Kansas Families More Economically Secure, but Still Struggling to Meet Health Needs
FOR IMMEDIATE RELEASE
August 8, 2022
Contact: Jessica Herrera Russell
Despite historically low unemployment rates in Kansas, data show families of more than 38,000 Kansas kids are struggling to access affordable health care coverage and services, Annie E. Casey Foundation finds
TOPEKA, Kansas – While Kansas ranks in the top 10 for economic security, the state’s lower rankings in other key areas – like health – find the Sunflower State ranking 17th overall when it comes to children’s overall well-being, according to the 2022 KIDS COUNT® Data Book, a 50-state report of recent household data developed by the Annie E. Casey Foundation analyzing how children and families are faring.
The Data Book sheds light on the health, economic, and other challenges affecting American children, as well as how those challenges are more likely to affect children of color.
Kansas ranked 24th in health indicators, demonstrating that although Kansas families may be more financially secure compared to those in other states, the number of jobs available isn’t necessarily translating into access to affordable health care coverage or services.
Since 2012, Kansas has seen only a 3 percent decrease in kids without health insurance, and more than 38,000 Kansas kids still go without. And even with coverage, health care services are not guaranteed, due in part to sparse or no health services in a families’ area or unaffordability.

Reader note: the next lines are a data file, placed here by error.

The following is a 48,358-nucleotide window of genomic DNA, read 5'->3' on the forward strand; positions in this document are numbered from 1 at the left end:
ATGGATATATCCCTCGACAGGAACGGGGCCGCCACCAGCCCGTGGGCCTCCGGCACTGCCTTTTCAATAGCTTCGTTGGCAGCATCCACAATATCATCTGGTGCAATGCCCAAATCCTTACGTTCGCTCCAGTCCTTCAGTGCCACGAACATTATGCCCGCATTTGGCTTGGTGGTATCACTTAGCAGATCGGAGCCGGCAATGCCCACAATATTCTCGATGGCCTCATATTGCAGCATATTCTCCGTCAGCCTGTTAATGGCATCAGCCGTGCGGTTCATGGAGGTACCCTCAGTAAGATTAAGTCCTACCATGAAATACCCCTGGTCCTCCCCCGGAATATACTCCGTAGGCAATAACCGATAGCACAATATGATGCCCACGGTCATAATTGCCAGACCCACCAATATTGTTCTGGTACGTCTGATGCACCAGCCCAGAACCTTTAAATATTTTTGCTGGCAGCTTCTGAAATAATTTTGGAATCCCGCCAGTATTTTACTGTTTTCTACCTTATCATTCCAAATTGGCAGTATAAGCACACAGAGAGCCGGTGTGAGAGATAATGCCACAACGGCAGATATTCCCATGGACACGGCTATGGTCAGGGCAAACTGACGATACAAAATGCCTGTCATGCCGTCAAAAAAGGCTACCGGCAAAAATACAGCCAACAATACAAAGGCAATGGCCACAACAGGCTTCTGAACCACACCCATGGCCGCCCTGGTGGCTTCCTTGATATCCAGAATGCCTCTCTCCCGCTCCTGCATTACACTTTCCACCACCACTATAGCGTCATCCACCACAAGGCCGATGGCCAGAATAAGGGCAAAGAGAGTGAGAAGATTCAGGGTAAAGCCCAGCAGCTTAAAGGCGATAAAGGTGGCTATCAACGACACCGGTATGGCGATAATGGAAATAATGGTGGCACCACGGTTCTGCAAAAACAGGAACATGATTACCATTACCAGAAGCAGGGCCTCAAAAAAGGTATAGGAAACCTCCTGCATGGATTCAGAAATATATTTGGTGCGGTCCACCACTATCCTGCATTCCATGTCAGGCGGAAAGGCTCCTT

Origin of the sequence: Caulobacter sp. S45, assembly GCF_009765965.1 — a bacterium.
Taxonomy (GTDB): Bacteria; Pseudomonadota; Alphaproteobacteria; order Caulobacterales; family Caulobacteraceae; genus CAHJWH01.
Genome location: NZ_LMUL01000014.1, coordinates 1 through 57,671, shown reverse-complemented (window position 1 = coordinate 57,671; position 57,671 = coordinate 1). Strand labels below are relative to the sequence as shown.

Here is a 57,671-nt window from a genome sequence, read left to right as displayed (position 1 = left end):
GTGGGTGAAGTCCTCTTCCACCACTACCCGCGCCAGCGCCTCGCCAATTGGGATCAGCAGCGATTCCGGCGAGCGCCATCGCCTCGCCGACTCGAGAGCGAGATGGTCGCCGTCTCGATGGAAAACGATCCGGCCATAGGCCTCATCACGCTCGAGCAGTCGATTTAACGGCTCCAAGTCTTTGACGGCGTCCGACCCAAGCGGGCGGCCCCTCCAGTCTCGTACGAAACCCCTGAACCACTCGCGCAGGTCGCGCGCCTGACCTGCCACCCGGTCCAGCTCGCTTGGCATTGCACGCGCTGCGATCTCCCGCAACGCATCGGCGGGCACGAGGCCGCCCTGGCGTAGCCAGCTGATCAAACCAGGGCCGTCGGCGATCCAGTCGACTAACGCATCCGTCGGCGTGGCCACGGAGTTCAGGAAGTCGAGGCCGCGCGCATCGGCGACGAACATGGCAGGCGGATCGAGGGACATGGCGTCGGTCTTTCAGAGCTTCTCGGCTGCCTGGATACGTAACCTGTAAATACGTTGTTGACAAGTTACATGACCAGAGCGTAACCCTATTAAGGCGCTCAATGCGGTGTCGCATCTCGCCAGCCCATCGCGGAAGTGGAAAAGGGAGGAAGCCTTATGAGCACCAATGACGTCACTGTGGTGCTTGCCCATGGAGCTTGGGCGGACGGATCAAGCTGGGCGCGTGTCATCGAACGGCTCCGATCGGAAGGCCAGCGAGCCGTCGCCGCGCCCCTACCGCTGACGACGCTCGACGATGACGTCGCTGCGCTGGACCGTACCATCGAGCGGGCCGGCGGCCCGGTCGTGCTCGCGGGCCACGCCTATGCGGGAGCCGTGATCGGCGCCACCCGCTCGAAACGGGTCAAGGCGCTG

“Even though fewer families are living in poverty than a decade ago, Kansas is continuing to see more rural hospitals close and health care costs soar to the detriment of our youngest residents,” said John Wilson, President and CEO of Kansas Action for Children, the state’s member of the KIDS COUNT network. “And to top it off, Kansas remains in the bottom half of states in child and teen deaths. It’s beyond time that Kansas uses its economic power to improve the health of the next generation.”
These health indicators, too, shine a light on what the U.S. surgeon general describes as a youth mental health pandemic. The Data Book reports that children across America were more likely to encounter anxiety or depression during the first year of the COVID-19 crisis than previously, with the national figure jumping 26%, from 9.4% of children ages 3-17 (5.8 million kids) to 11.8% (7.3 million) between 2016 and 2020. Racial and ethnic disparities contribute to disproportionately troubling health and wellness conditions among children of color, such as the large gap in mental health indicators.
Kansas ranked 17th overall — eighth in economic well-being, 24th in health, 24th in education, and 23rd in family and community context.
Sixteen indicators measuring four domains — economic well-being, health, education and family and community context — are used by the Casey Foundation in each year’s Data Book to assess child well-being. The annual KIDS COUNT data and rankings represent the most recent information available. Key Kansas statistics include the following.
AFFORDABLE HEALTH CARE:
- In 2020, 38,000 children did not have health insurance. More kids would gain coverage if Kansas increased eligibility for programs like Medicaid and the Children’s Health Insurance Program (CHIP).
- Child and teen deaths have not improved, with 233 individuals per 100,000 children ages 1 to 19 dying prematurely.